The latest edition of the Politics and International Relations journal Global Discourse  has recently been published. The edition is a special edition examining the relevance of Marx and Marxism for contemporary global civil society. In the edition I review Simon Choat’s Marx’s Through Post-Structuralism.

Details about the special edition:

Global Discourse (

Special Issue: Examining the Contemporary Relevance of Marxism

The 21st century has so far seen US-led military interventions, global financial crises, identity conflicts, terrorism on a grand scale, environmental disasters and fraught industrial/labour relations. These dramatic events have challenged the notion of an ‘end to history’ and the widespread belief that the collapse of the Soviet Union has made Marx and Marxism irrelevant. With growing instability in the social, political and economic functioning of societies, it is necessary to examine the relevance of Marx to contemporary global society.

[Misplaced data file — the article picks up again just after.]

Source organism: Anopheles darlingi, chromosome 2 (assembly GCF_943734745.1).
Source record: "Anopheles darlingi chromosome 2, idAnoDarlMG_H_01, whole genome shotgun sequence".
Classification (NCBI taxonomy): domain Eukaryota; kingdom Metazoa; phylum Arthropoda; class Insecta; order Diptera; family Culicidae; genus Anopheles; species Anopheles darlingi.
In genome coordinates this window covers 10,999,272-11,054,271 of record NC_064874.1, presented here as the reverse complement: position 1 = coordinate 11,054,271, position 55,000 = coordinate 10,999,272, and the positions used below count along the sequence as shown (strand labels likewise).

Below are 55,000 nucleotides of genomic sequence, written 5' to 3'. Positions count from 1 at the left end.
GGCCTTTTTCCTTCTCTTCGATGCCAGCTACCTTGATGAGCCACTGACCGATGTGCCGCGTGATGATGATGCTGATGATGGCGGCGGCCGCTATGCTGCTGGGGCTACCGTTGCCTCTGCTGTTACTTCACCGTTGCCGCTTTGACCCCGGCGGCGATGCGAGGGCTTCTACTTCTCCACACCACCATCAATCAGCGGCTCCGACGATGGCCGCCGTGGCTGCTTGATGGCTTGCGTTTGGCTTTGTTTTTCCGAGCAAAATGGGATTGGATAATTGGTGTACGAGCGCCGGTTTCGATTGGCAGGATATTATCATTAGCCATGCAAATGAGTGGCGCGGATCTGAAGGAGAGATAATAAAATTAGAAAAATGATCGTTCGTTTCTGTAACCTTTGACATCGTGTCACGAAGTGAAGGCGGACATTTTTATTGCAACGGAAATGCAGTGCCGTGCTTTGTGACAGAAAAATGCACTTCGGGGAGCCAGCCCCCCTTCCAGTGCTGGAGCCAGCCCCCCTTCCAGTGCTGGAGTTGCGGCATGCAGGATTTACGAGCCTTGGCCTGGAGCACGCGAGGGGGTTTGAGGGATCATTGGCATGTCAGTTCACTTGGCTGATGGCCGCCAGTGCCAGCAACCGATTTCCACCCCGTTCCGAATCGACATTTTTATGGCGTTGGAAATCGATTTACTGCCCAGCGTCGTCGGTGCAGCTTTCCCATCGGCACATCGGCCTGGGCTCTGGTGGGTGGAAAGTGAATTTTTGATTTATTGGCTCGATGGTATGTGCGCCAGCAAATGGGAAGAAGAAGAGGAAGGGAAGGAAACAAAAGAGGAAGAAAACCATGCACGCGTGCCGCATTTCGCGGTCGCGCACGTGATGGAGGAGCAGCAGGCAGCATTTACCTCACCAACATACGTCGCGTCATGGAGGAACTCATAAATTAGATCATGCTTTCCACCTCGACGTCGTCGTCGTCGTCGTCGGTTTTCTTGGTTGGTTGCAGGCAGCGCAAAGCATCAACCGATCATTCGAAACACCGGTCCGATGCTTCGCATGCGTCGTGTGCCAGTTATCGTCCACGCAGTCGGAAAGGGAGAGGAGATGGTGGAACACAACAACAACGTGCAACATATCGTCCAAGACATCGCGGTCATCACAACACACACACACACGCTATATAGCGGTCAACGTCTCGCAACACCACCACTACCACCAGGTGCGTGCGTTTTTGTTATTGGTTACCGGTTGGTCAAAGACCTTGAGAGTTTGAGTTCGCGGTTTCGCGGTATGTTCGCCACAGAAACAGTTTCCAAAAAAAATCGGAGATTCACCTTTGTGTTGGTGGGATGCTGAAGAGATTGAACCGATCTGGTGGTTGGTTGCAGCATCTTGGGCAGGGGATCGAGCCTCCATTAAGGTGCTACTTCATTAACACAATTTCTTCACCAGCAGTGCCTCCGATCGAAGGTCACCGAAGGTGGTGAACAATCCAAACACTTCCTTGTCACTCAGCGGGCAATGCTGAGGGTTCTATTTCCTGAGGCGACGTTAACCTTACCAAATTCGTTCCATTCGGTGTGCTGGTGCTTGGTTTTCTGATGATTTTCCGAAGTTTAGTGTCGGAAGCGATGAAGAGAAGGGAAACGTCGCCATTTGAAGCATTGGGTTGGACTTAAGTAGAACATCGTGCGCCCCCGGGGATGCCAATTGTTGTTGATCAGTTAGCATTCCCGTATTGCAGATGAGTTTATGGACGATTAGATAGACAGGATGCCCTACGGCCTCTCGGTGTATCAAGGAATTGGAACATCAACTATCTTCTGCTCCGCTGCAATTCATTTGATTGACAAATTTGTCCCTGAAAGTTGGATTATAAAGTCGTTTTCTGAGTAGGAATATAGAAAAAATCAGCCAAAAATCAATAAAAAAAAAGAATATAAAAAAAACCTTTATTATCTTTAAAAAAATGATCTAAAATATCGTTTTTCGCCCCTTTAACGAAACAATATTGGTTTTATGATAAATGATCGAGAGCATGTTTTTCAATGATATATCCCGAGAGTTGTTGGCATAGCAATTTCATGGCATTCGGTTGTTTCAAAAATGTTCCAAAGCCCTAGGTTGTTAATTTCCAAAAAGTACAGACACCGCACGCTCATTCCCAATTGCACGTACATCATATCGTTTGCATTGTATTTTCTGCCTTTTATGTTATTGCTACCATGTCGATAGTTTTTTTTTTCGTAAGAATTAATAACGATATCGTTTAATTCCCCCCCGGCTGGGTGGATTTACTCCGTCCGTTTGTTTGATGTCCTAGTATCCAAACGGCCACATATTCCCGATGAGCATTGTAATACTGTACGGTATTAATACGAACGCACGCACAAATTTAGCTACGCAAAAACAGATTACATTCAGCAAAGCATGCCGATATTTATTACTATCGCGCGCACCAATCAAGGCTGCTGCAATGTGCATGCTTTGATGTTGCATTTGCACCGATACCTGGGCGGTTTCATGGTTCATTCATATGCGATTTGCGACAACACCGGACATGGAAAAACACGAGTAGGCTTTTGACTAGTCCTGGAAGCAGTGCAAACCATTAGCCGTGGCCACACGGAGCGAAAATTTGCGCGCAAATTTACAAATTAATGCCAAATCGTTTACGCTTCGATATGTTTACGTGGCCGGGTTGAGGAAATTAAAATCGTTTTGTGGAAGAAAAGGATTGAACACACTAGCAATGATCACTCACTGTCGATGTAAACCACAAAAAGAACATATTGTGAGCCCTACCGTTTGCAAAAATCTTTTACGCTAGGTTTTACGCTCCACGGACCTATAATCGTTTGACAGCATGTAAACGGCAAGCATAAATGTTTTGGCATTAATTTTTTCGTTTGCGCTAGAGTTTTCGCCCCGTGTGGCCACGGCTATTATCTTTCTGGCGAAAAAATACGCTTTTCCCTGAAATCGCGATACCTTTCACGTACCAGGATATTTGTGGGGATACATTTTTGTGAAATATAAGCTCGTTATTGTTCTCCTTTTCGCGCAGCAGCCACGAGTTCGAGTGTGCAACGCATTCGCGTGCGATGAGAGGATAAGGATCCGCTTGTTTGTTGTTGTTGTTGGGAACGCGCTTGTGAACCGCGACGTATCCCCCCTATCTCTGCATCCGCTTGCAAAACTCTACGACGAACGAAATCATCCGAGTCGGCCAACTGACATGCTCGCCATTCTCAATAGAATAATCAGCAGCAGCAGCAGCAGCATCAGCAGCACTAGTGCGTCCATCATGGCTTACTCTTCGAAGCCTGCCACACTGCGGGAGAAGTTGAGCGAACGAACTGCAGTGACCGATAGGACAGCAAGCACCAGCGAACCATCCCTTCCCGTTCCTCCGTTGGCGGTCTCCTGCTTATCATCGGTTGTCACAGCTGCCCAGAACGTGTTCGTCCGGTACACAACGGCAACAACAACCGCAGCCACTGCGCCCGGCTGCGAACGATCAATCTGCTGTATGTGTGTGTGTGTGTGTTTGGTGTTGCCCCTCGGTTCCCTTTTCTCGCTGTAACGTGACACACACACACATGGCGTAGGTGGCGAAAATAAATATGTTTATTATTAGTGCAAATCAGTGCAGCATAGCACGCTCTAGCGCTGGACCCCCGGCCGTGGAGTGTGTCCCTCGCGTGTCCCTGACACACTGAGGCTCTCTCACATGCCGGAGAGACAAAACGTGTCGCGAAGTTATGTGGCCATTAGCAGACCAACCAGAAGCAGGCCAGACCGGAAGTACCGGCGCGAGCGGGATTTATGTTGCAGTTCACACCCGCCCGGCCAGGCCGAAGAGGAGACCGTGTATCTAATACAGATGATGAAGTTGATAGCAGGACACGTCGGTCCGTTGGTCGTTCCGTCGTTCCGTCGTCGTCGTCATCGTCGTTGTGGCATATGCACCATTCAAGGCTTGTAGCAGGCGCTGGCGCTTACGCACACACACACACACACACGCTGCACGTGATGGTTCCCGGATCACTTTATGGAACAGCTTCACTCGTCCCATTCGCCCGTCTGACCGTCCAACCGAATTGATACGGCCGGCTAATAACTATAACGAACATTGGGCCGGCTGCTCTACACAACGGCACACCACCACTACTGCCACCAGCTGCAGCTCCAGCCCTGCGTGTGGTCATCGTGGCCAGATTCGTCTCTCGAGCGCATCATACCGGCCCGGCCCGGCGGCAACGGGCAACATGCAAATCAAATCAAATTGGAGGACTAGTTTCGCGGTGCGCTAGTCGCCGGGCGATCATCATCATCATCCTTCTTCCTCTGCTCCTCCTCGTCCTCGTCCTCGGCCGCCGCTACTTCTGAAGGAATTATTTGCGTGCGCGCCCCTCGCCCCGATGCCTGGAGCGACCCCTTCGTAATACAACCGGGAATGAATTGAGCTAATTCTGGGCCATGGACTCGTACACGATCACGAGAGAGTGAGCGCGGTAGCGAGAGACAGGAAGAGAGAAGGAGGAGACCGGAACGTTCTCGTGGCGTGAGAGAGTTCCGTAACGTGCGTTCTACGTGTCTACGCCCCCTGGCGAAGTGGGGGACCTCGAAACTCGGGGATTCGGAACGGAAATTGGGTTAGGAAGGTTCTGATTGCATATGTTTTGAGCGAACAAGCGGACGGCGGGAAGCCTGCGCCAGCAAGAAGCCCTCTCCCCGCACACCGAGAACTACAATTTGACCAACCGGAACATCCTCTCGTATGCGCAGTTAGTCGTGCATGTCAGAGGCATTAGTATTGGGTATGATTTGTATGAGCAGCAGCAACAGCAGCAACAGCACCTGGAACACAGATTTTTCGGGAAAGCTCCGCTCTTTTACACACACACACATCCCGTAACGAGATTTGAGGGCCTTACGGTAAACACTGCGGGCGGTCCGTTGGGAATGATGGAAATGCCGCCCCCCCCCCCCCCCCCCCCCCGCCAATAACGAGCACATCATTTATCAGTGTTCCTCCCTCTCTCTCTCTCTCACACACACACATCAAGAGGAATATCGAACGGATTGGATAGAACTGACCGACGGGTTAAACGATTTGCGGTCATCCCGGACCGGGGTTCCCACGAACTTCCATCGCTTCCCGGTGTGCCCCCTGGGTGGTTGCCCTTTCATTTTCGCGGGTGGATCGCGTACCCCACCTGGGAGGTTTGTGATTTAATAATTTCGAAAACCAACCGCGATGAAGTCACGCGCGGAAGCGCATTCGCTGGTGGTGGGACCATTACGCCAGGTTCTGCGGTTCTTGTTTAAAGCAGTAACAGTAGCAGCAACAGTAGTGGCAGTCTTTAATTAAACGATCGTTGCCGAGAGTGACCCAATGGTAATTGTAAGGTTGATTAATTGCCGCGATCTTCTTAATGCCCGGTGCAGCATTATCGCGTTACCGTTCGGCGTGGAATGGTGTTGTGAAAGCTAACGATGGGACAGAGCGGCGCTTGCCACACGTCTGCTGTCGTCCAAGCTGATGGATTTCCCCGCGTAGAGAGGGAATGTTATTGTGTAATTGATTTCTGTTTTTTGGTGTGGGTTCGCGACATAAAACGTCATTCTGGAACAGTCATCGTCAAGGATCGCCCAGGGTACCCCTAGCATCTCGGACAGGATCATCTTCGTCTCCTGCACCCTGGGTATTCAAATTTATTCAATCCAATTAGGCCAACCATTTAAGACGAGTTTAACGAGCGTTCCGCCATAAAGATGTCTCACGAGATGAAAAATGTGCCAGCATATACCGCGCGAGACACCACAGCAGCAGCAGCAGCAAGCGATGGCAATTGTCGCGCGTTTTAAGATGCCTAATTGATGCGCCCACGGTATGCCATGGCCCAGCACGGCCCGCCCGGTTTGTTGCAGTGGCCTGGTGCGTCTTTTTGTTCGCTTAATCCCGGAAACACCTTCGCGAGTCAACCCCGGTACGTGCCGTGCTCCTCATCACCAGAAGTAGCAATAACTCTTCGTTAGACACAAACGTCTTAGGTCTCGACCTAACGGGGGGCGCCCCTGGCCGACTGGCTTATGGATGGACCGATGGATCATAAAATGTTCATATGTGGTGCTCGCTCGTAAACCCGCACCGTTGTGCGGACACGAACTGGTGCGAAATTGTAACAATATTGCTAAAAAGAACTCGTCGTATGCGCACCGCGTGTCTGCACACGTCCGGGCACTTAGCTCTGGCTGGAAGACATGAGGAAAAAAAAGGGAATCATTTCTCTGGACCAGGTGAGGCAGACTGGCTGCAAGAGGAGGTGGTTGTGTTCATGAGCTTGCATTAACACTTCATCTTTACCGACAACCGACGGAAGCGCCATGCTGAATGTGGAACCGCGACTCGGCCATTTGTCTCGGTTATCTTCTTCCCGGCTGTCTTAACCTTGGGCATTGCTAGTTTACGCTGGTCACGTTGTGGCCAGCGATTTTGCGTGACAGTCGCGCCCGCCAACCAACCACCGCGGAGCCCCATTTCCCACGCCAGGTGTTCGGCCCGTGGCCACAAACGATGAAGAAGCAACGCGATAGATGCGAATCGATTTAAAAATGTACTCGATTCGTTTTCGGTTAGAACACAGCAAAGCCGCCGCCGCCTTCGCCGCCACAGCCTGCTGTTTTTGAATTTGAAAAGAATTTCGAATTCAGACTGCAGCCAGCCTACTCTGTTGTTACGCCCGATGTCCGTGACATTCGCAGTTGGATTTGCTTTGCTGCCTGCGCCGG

Global Discourse (, has released the first of two special issues conducting this examination through a number of articles developed from papers given at ‘Examining the Relevance of Marx and Marxism to Contemporary Global Society’ conference, which was held at Newcastle University on January 29th and 30th. There are contributions by key figures, such as Norman Geras, Stuart Sim, Lawrence Wilde, Joseph Femia, Terrell Carver, Alan Johnson, Paul Bowman and Mark Sandle, as well as book review symposia on Murray E. G. Smith’s Global Capitalism in Crisis, with reviews by Esteban Castro and Thom Workman, and on Simon Choat’s Marx Through Post-Structuralism, with reviews by Jason Edwards and Saul Newman. Also included in this issue, though not engaging directly with Marxism, is a review symposium on Humanitarian Intervention and the Responsibility to Protect by James Pattison, featuring rigorous reviews by David Miller and Graham Long. Full contents are available at